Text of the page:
Chickpeas: Chickpeas can be purchased very cheaply canned, and in large bags in bulk if you’re willing to prep them yourself. Each cup contains about 15 grams of protein, tonnes of fibre as well as magnesium and folate.
Lentils: Similar to chickpeas, lentils can be bought canned or in large bags as bulk products. A cup of cooked lentils contains a massive 18 grams of protein, they also lower cholesterol, improve heart health and help stabilise blood sugar.
Oats: Oats are very cheap, can be bought in bulk and have great shelf life. They are high in protein, fibre, and B12; they are even thought to help lower blood pressure and cholesterol.
Cereals: Most cereals, especially supermarket’s own brand products are very cheap. Whole grain cereals like bran or oat based products are high in fiber, calcium and iron, and most are fortified with B vitamins.
Pasta: Pasta is another great product to always have on hand, it is one of the least expensive items in any supermarket, can be bought in bulk and has a very long shelf life. Depending on the type, pasta can be a good source of fibre and carbohydrates; it is a high energy food and is very filling.
Potatoes: Potatoes are one of the cheapest foods available in most supermarkets, at an average of just $0.56 per pound. They are versatile, filling and despite their reputation as unhealthy, they are an excellent source B6 and a good source of potassium, copper, vitamin C, manganese, phosphorus, niacin, dietary fiber, and pantothenic acid.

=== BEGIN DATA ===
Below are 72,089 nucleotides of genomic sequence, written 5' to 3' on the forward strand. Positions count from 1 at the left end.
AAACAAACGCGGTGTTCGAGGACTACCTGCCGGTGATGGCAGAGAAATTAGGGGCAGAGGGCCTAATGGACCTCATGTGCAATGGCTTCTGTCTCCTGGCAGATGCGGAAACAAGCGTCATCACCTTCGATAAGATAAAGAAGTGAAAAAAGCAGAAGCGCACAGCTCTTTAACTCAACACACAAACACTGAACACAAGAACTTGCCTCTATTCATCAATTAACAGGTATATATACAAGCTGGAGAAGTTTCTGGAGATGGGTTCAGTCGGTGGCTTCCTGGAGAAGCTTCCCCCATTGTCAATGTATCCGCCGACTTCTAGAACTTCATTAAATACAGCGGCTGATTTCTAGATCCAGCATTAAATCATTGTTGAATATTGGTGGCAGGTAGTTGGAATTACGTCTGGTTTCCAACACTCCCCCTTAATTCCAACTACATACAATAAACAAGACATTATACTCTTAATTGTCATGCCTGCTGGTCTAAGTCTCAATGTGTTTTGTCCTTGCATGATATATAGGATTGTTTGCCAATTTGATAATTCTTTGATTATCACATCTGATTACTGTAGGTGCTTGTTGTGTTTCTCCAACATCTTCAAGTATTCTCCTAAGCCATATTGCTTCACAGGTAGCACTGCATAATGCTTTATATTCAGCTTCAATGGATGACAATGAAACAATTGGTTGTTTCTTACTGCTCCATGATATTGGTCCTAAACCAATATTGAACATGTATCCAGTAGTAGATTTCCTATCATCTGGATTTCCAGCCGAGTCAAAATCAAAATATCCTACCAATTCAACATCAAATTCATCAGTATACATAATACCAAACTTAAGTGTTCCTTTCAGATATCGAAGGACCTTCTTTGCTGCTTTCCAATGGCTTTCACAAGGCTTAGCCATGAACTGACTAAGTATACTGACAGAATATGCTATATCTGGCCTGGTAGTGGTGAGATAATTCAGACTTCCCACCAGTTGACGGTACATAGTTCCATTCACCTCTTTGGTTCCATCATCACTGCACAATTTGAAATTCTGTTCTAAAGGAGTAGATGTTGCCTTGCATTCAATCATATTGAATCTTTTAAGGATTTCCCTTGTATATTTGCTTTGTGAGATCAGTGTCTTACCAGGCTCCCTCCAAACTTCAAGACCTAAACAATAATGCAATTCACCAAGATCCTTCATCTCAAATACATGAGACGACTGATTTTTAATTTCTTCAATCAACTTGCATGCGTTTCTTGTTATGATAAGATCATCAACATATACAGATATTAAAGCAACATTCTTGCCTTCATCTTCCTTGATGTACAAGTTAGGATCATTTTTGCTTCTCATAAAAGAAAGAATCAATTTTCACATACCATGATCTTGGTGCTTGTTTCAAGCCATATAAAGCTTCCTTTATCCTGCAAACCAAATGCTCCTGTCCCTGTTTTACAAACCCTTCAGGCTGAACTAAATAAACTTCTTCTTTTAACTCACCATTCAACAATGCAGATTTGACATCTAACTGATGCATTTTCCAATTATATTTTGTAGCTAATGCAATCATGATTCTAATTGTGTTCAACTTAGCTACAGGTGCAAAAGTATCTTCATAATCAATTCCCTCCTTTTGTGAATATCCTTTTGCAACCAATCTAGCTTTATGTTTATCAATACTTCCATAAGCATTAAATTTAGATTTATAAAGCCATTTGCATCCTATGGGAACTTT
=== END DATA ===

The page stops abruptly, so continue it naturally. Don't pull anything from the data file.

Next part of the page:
Sweet potatoes: Sweet potatoes are as versatile as white potatoes, are high in vitamins B6, C, D, iron, magnesium and potassium. They’re also a more balanced source of energy than white potatoes, as their natural sugars release slowly, avoiding blood-sugar spikes.
Noodles: Many varieties of noodles are vegan, they are very cheap and last a long time. Noodles are very filling and contain high levels of B vitamins, vitamin E, magnesium, iron, riboflavin, and calcium.
Nut butters: Depending on the type, nut butters can be purchased very cheaply and in large quantities. It has a surprisingly good shelf life, is an excellent source of heart healthy fats and is very high in protein.